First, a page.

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Tim's Hidden Gems
With the cornucopia of games that comes out every year, it can be easy to fall behind and miss the latest hotness. But sometimes avid tabletop gamers have the opposite problem, focusing on the shiny and the new and letting the less flashy titles slip by. But among these lower-key releases one can often find a host of hidden gems, often with interesting and entertaining mechanics that will see them returning to the table more often than you think. This week, our intrepid manager Tim draws from his extensive knowledge of tabletop gaming to bring you recommendations for a host of great games that you may have missed.
Game summary: In Kraftwagen, you are the owner of a startup automotive company at the turn of the 20th century. You job is to research and develop new automobiles, put them on the market, and try to turn a profit. You must develop your cars to appeal to a wide variety of customers; some are interested in a more powerful engine, some prefer an attractive chassis, and some will take whatever is cheapest. Your company can also race cars on the Grand Prix circuit to earn fame and glory in the racing world.
Why I enjoy playing: Kraftwagen has a clever action selection mechanic that, while not being unique, is not particularly common in games. Players choose an action and move that action marker to the back of the action selection track, while their player piece takes the place of the action chosen. All of the action selection disks are unique, and because of this one must choose whether to take fewer turns, or take to the action that is required for their long-term strategy. In addition, players have complete control over which customers are purchasing cars, which allows for some great "Take That" moments.
Deck Building: Valley of the Kings
Game summary: Your dynasty is coming to an end. As the pharaoh of the upper and lower kingdoms of Egypt, you need to prepare yourself for the afterlife by collecting symbols of your wealth, which will accompany you after death. Collecting artifacts of the same type will increase your point multiplier. You only have so many turns before your reign comes to an end, so make your turns count.
Why I enjoy playing: Valley of the Kings is best as a two player experience. Deck builders, in spite of the fact that they are card games, tend to have a large table profile. In contrast, this game is great because it's compact and easy to learn. The strategies reveal themselves over multiple plays, and there are many great opportunities to spite your opponent. It also has in-depth flavor text, so while you are playing you can learn a little bit about Ancient Egypt and the artifacts that you are collecting.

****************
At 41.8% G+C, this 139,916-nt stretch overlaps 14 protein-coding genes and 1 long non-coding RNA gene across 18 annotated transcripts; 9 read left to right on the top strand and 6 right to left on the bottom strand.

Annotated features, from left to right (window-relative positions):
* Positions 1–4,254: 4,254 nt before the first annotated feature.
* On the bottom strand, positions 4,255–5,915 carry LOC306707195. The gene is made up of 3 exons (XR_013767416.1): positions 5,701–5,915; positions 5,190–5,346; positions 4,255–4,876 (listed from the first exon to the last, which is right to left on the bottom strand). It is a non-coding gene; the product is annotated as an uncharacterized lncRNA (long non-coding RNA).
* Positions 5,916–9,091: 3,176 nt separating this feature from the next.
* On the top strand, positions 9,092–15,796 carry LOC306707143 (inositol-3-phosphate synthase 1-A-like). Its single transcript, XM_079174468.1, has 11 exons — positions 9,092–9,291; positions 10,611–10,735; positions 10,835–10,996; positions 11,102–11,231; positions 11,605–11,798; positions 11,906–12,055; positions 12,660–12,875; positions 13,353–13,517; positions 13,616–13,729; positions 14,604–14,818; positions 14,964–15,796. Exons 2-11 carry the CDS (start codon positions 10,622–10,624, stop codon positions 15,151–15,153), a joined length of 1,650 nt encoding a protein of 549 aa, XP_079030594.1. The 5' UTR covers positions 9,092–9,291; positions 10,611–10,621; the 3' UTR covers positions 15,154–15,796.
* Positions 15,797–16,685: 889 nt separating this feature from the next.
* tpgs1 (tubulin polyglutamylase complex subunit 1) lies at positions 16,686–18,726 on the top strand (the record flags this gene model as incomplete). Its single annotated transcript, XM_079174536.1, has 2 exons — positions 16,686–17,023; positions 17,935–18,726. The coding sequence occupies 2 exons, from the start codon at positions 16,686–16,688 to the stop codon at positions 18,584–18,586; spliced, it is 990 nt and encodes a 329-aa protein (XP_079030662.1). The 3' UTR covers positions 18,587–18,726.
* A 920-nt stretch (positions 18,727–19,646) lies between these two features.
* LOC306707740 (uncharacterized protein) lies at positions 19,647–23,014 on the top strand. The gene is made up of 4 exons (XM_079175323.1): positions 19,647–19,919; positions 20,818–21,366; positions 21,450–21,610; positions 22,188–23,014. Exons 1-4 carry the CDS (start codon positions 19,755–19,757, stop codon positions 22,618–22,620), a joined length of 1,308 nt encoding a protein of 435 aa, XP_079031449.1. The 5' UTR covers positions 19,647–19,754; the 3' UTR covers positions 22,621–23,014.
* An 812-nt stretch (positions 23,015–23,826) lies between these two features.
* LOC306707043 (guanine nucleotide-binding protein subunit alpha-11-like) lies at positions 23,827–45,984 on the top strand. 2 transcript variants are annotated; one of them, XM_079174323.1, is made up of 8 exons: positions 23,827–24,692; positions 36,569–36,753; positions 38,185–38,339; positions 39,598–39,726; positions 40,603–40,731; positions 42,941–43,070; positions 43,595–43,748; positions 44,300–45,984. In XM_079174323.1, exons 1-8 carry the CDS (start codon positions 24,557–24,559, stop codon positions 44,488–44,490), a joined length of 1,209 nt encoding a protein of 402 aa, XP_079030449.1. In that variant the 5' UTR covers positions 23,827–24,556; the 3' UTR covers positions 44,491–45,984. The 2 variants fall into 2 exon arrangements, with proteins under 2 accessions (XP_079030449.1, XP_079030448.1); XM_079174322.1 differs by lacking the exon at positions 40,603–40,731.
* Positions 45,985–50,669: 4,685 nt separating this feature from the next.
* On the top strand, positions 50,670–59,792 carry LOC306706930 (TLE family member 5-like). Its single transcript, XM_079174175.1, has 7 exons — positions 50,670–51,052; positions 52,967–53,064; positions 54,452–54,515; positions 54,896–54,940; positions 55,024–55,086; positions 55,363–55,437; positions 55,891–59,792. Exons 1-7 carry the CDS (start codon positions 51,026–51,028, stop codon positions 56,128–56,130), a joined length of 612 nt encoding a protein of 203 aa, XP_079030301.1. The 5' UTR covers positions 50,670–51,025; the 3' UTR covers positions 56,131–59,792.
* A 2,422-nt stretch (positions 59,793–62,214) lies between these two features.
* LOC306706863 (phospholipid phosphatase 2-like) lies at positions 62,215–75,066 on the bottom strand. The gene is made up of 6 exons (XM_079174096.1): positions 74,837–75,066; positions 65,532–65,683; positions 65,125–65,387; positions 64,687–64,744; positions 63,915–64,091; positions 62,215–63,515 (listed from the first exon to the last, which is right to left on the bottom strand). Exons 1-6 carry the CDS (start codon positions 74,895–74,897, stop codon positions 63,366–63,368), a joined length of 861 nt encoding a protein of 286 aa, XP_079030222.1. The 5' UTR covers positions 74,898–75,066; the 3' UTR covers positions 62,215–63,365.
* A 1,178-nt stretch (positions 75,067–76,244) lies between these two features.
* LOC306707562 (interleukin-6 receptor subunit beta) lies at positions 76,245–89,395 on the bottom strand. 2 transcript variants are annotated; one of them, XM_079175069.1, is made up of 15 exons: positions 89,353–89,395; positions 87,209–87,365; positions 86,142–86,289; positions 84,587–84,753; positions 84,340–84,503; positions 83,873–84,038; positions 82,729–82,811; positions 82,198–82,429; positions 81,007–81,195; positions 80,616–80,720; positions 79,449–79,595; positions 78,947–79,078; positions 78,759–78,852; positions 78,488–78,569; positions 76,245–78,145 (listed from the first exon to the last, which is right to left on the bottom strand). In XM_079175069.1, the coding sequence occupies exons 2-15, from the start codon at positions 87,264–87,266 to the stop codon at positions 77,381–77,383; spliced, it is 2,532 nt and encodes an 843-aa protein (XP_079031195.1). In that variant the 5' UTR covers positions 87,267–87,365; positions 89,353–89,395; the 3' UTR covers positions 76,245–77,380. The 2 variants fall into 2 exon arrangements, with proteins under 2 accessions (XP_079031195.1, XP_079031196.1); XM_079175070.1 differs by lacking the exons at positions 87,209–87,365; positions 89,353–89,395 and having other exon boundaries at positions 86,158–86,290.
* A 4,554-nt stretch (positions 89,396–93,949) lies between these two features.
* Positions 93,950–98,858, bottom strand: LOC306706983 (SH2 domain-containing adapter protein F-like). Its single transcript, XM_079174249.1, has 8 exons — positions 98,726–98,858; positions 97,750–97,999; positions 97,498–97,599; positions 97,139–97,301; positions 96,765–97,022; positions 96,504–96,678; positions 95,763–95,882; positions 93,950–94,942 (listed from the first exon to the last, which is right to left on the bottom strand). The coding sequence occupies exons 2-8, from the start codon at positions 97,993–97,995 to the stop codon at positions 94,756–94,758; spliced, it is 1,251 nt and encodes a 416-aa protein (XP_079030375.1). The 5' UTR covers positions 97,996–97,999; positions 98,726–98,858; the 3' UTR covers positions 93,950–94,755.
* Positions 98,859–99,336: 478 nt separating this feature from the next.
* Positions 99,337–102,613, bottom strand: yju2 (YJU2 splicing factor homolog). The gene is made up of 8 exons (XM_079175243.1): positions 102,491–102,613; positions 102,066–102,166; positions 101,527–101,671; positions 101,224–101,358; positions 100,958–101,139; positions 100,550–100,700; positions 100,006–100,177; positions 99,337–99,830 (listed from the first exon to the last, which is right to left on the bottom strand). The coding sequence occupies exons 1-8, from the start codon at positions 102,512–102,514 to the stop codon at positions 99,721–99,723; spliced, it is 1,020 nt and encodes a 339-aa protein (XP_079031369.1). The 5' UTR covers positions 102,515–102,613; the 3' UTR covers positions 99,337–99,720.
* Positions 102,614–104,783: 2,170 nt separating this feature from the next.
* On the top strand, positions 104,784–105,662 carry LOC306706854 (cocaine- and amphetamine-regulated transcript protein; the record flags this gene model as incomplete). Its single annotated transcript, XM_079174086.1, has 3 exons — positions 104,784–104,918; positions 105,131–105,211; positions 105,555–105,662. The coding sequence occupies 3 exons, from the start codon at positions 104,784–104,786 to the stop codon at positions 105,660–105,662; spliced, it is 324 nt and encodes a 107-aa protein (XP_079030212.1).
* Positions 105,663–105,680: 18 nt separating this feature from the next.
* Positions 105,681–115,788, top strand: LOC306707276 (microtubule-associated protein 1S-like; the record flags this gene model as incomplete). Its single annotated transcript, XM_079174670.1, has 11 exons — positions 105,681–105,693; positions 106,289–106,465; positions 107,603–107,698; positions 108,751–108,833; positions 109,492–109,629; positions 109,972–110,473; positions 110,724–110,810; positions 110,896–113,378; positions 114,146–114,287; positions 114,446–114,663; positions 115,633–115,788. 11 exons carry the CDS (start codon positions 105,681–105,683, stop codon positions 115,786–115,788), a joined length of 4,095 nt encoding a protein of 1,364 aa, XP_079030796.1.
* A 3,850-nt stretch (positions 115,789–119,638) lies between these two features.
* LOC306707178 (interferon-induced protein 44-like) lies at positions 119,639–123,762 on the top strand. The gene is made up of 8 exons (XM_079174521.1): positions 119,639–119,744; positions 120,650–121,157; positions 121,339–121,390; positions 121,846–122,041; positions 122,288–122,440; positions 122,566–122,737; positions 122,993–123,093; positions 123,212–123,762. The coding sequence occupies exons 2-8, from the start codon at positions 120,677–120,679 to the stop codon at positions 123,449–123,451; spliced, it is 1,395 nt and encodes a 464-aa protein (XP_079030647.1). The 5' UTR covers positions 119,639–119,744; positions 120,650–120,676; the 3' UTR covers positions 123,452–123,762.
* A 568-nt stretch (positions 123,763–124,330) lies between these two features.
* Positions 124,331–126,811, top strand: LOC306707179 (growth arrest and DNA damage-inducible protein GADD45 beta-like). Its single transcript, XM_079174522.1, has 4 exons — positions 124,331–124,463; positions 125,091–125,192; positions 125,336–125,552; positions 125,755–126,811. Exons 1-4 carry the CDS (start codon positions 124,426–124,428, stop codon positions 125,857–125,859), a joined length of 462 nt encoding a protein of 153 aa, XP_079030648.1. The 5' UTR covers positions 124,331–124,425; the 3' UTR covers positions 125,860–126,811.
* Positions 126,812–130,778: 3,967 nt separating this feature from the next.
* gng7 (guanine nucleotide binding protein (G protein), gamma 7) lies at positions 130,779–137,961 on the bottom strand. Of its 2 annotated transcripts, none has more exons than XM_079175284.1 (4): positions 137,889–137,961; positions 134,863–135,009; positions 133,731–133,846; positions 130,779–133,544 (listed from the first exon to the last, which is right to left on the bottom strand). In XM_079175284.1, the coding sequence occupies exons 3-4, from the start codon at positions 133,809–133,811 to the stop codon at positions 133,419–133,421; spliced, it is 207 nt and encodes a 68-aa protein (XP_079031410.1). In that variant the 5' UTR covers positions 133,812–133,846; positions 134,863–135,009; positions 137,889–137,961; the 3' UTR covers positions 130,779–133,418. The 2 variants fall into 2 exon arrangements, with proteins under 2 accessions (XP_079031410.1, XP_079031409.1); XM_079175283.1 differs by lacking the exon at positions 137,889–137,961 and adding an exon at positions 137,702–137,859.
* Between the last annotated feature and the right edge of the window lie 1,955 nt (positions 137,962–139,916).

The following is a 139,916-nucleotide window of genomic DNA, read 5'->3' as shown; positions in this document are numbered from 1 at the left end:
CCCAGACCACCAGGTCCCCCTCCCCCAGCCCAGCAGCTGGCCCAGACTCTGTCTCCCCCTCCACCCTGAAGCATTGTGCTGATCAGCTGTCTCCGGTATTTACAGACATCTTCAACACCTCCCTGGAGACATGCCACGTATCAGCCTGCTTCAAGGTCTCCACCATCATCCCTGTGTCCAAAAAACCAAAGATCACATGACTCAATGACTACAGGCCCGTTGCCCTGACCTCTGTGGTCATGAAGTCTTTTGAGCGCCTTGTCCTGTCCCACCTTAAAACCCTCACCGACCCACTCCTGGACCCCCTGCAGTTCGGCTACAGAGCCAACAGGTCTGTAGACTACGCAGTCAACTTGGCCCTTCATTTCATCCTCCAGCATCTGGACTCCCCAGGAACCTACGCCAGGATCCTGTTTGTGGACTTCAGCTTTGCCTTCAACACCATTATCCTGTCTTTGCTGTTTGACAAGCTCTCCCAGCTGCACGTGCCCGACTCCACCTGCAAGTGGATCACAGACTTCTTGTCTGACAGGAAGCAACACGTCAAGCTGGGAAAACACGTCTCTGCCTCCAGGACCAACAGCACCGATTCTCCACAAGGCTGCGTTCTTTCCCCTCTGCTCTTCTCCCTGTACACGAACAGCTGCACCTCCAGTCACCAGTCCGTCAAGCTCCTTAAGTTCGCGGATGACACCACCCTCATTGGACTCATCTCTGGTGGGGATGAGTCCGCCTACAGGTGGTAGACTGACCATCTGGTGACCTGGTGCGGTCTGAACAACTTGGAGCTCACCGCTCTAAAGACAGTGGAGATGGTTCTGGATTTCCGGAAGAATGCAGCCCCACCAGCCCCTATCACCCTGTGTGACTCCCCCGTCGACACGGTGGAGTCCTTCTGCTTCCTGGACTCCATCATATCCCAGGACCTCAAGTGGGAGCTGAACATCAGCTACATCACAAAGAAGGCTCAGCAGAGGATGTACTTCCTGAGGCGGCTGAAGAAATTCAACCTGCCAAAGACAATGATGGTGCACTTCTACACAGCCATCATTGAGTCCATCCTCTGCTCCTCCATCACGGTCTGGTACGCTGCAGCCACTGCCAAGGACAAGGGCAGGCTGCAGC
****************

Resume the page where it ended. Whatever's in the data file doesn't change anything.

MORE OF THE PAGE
Tile Laying: Gaia
Game summary: Build your own world, populate it, and build cities. Use your god powers to bring forth natural disasters, or protect your populations from harm. Be mindful of your fellow players, as you are all competing to see who can keep their citizens the happiest. If you don't provide them with what they are looking for, they may switch their loyalty to someone else! The first player to place all five of their meeples wins the game.
Why I enjoy playing: It's similar mechanically to the classic Carcassonne, but offers more versatility with tile placement as there is no need to match up roads or terrain features. Tiles can be placed anywhere, but where you place them and in which order is extremely important. Cities will change loyalties constantly, and the game becomes a battle over who can satisfy the needs of their population in the best way. Its vibrant and colourful art style helps the game stand out, making it a great choice for families and younger players. Plus, no pesky farmers to keep an eye on!
Bluffing / Deduction: X-Files: The Board Game
Game summary: A team of FBI Special Agents must investigate conspiracies and threats all across America while attempting to discover the hidden agenda of the Cigarette Smoking Man and his notorious Syndicate. Remember: "The truth is out there."
Why I enjoy playing: One vs Many games can be tricky to play and difficult to balance properly. X-Files achieves a good balance between both players while continuously keeping you on the edge of your seat. Players are required to draw tokens out of a bag each turn, which the Syndicate player gets to fill with useless or harmful tokens. These tokens can be a struggle for the FBI players to deal with as they struggle to find the truth behind the game's many conspiracies. Being a big fan of X-Files helps make this game more enjoyable, and if you find yourself wanting more, you can grab the Trust No One expansion to play as the Lone Gunmen!
Quick Pickup Game: Bob Ross: The Art of Chill
Game summary: Race against your fellow painters - and the legend himself - to complete beautiful landscape paintings. You will need to add the correct paints to your pallet and use your available brushes to bring to life Happy Little Trees, Mighty Mountains, and Wondrous Clouds. Sometimes Bob can be a little long winded, and likes to chill, allowing you a chance to catch up!
Why I enjoy playing: Light and easy, with a great theme and a short play time. I didn't expect much out of this game when I first played it, but it far surpassed my expectations. It has the right mix of strategy and luck, and the whimsical nature of the game makes it an absolute joy to play.